One thing that has been mentioned primarily in Center Right circles is that a comparison of Canadian Health Care to our own current design shows that OURS is better. The defense of our own system versus Canada’s is usually made when someone says something along the lines of “you know, Canada health care is way ahead of our own..” And our response is usually: “Oh yeah? ..then why do they come here?”
In the 1960s, Claude Castonguay chaired a Canadian government committee studying health Care and suggested that his home province of Quebec, at the time largest and most dominant province, should adopt government administered health care, covering all citizens through tax levies. As DAVID GRATZER editorializes:
“The government followed his advice, leading to his modern-day moniker: “the father of Quebec medicare.” Even this title seems modest; Castonguay’s work triggered a domino effect across the country, until eventually his ideas were implemented from coast to coast.
Four decades later, as the chairman of a government committee reviewing Quebec health care this year, Castonguay concluded that the system is in “crisis.”
“We thought we could resolve the system’s problems by rationing services or injecting massive amounts of new money into it,” says Castonguay. But now he prescribes a radical overhaul: “We are proposing to give a greater role to the private sector so that people can exercise freedom of choice.”
Insert Record scratching sounds here. Mea Culpa?
Like many in the United States, Castonguay, an idealist, felt “compassion for his suffering fellow man. For those who he felt were not being seen as important enough to receive the best care available. What he could not see, until the result of his desire became reality, was that even the most modest treatment the poor and under served were receiving was better than the current state where waiting lists prevent some from being seen at all.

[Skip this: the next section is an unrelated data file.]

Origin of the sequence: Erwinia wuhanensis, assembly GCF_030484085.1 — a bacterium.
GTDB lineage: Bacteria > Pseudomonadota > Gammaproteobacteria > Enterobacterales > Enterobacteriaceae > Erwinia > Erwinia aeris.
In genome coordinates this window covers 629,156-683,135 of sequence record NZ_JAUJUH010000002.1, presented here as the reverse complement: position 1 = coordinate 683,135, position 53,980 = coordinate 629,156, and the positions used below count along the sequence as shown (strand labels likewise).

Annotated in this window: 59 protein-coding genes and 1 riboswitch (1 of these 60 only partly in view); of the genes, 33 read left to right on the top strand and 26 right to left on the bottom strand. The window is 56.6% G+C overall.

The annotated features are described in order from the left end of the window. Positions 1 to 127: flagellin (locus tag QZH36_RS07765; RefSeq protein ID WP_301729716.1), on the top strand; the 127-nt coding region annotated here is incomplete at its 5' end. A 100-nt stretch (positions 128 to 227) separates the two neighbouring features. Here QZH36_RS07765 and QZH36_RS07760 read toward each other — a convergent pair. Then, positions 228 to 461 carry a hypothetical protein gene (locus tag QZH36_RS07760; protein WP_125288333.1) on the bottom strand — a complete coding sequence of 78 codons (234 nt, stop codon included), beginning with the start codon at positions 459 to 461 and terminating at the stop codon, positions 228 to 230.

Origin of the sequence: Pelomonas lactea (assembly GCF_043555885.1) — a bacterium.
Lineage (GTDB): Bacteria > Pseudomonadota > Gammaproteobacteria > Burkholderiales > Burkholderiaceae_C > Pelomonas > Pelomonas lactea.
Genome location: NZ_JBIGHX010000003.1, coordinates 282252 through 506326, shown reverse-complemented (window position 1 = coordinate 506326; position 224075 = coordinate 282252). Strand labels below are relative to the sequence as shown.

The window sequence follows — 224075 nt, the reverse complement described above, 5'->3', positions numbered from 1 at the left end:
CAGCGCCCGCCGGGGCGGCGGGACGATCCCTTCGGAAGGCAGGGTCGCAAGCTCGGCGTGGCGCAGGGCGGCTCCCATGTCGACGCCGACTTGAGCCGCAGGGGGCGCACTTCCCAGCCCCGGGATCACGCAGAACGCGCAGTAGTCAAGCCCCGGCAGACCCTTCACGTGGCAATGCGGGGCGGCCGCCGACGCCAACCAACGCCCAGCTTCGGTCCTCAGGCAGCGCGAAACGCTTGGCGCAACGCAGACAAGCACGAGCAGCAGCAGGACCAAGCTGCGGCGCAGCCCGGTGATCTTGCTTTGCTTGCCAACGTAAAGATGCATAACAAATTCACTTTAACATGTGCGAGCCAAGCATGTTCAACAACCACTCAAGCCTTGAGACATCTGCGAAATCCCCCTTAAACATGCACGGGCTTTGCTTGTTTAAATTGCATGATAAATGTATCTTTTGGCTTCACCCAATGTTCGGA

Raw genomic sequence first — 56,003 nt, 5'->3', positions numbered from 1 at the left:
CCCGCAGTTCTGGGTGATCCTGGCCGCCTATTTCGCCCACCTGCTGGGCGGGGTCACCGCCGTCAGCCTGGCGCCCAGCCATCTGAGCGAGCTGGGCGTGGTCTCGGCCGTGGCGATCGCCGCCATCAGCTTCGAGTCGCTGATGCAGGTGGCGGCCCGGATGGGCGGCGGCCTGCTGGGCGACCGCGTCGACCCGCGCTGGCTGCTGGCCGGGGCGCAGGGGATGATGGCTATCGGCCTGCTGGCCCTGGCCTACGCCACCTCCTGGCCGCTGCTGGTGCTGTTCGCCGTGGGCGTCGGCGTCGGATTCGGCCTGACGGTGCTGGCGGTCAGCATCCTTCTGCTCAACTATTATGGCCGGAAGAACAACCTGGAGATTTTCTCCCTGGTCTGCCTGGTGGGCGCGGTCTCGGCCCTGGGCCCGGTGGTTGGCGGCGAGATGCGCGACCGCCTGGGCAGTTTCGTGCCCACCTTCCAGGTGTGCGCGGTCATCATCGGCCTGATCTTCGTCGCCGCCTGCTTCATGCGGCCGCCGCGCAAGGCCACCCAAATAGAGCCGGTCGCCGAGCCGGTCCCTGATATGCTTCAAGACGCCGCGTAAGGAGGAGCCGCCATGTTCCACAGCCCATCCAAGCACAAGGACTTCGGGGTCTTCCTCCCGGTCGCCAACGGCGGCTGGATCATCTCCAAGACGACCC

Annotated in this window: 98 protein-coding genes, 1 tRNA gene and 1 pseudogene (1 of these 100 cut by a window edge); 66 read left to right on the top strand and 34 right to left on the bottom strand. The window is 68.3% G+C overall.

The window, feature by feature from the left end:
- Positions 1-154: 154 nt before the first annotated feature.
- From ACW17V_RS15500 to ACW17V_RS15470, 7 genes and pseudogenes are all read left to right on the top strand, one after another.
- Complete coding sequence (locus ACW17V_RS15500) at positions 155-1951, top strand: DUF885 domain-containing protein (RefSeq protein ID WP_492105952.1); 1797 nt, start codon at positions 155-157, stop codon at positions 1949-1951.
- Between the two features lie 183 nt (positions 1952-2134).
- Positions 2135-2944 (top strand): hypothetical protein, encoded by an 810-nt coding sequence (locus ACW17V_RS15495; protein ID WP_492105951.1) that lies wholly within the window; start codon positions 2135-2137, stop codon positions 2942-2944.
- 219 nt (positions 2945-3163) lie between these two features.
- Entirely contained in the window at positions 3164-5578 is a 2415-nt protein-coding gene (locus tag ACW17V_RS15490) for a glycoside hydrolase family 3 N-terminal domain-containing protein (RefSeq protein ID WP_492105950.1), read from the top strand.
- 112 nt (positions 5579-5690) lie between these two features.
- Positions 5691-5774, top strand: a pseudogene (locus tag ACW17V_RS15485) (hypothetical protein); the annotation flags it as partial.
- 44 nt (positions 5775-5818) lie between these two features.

In some ways for the United States, it has been a bit of boom times, with those who could afford to travel for medical care coming to Michigan, New York, etc., for satisfactory treatment. In Many ways it has competed for our own available physicians creating a little longer wait time for our own citizen patients. However, the “demand” and perhaps the need itself has also created a demand and pressure for more of our college bound youth to pursue medicine as a final destination.
That is… until the government has a hand in it.
While the politicians, not unlike our hero Claude in Canada seek office, they often ride the horse of inequity, and disillusionment. Proclaiming health care as a “right” suggests it is unearned, as if a wave of a stick could cure the infirm. Those who spend years training to serve their fellow man, face a rising challenge when government, backed by popular demand mandates treatment for any or all who might NEED. Certainly, there is an appropriate place for humane recognition of life and death, but at the point where accountability falls to simple desire, then we have done no favors to any and all.
Economists must constantly battle the uninformed or perhaps more appropriately ignorant among us to explain how new developments in technology, new products, and discoveries are made. There must be a need. And following the need, is a motive. And for man, most often the motive is reward. Reward for a grand and glorious deed such as mole removal or performing a prostate exam is seldom a simple “thank you,” nor would it be sufficient in most cases. Monetary expectations are the norm.
As it took the Canadians several years, in fact decades to discover, not too many of its youth turned to medicine. At least not enough to adequately serve the public in an efficient manner. The long term effect of socialized medicine is less availability, as a decision based on reward, and having GOVERNMENT as your silent and misguided partner will restrict the possibility of your earnings. As with anything government must do, it needs to contain costs from time to time or face a revolt, to do so it would limit compensation to the medically trained, or put unrealistic limits on the ability to charge for particularly difficult procedure.
As for the title of this article… Consider this: Why would the Canadians who KNOW they can find quality care here now, seek US out in the future if they can suffer just as well waiting in line back at home?